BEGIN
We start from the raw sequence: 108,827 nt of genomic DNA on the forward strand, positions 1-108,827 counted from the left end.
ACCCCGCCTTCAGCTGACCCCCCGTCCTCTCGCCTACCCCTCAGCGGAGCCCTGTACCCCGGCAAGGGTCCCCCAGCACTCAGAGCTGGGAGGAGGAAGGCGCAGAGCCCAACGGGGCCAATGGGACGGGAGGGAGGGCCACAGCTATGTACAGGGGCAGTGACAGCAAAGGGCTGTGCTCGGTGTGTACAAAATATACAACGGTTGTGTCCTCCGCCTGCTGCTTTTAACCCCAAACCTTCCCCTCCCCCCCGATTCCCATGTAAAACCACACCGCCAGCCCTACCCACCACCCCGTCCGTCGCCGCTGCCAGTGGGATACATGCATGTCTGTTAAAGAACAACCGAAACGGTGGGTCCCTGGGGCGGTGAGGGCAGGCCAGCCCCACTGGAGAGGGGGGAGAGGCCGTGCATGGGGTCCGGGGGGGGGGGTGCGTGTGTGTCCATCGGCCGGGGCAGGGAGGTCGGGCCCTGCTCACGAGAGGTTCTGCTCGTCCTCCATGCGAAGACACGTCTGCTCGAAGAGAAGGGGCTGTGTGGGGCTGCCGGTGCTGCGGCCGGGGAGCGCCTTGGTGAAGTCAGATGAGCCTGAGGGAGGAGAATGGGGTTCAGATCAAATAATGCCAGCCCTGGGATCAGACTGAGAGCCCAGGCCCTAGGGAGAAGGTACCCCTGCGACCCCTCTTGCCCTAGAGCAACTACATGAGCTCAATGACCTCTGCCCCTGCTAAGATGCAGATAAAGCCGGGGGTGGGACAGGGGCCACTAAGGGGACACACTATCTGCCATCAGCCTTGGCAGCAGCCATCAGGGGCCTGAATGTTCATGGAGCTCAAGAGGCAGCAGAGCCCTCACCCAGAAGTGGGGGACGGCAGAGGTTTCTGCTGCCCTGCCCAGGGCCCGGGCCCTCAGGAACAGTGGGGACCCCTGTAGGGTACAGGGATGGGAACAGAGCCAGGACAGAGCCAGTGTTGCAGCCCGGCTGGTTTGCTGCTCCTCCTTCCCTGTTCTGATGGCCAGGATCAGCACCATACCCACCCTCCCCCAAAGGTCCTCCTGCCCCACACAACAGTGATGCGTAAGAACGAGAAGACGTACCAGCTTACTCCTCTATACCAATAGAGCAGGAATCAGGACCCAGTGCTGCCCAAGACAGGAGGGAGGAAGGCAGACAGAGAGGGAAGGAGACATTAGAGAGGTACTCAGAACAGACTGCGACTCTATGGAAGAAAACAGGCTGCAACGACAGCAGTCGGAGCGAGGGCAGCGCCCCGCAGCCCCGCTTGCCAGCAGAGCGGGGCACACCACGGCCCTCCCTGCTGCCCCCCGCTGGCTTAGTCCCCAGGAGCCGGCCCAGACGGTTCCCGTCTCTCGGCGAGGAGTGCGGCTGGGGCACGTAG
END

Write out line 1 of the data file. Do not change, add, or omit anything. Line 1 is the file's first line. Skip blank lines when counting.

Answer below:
We start from the raw sequence: 108,827 nt of genomic DNA on the forward strand, positions 1-108,827 counted from the left end.